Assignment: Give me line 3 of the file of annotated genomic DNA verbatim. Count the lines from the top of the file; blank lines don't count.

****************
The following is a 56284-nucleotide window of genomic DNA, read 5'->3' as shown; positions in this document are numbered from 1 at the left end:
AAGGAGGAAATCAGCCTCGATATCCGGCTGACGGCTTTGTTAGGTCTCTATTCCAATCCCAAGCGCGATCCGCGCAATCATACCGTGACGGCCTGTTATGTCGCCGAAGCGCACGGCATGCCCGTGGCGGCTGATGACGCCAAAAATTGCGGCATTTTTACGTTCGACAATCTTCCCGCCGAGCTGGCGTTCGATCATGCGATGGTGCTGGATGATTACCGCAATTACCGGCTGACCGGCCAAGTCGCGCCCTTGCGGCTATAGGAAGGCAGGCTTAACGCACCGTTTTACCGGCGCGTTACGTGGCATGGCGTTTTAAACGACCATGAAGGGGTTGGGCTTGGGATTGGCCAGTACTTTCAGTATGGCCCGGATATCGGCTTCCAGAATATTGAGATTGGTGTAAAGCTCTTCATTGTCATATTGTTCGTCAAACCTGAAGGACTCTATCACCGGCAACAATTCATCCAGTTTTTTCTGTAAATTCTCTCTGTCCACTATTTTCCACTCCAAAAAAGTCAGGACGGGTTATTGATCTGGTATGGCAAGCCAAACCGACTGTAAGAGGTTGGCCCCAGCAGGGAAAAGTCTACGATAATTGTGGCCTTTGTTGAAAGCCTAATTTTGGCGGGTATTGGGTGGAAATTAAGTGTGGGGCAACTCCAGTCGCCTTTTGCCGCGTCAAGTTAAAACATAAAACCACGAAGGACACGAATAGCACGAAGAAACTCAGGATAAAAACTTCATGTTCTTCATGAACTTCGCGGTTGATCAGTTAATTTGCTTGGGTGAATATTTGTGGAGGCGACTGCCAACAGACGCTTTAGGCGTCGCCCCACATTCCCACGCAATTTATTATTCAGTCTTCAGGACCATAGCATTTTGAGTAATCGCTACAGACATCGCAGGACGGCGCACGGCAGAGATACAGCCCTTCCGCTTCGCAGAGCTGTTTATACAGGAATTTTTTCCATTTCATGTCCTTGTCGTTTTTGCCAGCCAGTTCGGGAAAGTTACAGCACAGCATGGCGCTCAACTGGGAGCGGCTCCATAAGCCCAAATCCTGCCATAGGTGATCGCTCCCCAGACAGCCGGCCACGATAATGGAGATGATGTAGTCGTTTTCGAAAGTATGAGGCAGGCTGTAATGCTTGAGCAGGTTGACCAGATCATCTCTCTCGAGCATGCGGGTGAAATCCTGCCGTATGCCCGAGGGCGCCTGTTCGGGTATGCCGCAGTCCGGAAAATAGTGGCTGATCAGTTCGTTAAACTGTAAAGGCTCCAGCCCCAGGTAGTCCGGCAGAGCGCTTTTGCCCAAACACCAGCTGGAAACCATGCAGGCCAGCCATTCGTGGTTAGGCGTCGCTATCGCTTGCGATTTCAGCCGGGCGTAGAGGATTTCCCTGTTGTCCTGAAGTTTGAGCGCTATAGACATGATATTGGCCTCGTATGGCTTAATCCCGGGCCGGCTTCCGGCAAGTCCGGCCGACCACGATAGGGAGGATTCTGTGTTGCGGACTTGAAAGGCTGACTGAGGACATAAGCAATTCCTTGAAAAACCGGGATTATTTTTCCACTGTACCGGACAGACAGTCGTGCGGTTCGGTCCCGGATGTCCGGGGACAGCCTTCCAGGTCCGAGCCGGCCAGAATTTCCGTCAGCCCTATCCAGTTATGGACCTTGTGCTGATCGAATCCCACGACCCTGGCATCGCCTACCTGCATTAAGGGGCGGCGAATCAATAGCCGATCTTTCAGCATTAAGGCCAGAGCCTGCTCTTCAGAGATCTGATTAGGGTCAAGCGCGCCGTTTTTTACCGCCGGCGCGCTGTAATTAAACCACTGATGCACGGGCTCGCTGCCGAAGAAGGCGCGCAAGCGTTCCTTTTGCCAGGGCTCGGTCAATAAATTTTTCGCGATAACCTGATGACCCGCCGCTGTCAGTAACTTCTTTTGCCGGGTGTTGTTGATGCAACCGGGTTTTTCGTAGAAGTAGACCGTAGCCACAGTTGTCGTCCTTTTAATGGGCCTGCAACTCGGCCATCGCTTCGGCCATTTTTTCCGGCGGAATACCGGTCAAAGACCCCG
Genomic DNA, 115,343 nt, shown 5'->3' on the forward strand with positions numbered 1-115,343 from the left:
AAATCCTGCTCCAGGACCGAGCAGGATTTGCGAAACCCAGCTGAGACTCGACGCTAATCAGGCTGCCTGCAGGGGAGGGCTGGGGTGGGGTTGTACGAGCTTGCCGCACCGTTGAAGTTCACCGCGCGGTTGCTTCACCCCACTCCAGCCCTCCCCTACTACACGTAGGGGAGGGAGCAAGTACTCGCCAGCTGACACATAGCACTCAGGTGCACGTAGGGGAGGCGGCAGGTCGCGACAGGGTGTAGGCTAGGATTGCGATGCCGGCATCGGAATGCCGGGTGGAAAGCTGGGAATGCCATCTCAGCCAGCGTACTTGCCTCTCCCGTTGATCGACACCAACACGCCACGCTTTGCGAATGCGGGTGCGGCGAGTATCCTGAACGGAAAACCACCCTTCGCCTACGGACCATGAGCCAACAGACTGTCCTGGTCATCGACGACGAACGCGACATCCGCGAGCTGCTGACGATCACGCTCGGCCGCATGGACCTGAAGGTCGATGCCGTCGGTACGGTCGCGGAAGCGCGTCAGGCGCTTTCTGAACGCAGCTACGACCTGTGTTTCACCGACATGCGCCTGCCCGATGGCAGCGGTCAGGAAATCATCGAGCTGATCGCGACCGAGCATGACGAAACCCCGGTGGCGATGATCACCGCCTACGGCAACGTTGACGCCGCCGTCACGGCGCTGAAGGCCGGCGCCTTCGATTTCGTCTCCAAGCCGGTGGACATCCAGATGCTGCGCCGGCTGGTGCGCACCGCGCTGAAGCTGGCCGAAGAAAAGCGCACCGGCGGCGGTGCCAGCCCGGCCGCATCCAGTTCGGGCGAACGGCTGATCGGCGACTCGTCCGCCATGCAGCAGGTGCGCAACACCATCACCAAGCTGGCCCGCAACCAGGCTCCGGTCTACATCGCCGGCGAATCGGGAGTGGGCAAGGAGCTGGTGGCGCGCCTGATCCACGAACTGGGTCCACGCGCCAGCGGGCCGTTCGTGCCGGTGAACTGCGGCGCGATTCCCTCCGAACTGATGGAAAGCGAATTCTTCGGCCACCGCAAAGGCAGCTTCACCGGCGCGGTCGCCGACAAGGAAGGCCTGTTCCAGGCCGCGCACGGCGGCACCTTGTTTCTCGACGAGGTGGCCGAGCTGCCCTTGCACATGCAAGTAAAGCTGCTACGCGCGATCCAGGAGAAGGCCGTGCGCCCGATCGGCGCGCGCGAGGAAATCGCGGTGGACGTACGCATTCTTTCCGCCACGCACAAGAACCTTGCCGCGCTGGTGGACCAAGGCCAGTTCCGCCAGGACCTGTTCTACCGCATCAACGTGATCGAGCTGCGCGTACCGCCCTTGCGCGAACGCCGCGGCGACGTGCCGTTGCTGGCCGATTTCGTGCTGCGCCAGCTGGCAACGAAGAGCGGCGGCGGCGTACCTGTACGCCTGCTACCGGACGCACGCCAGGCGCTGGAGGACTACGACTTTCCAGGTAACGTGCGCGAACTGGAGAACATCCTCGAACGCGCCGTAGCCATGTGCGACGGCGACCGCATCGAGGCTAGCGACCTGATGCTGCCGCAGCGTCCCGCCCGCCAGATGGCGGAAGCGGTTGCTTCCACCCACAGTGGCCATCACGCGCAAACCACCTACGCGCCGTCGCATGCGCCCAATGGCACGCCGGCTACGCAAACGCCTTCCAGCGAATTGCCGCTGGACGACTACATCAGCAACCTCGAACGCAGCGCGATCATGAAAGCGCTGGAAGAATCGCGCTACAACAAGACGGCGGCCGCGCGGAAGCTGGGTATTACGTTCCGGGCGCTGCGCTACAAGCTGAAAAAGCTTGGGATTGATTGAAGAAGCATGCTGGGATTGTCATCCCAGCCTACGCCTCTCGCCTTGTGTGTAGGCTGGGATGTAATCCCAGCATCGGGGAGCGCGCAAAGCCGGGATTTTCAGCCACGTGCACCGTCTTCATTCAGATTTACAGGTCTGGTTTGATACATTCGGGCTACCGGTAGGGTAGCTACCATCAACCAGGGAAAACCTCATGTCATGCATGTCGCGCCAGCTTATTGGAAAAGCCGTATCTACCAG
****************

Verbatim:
Genomic DNA, 115,343 nt, shown 5'->3' on the forward strand with positions numbered 1-115,343 from the left: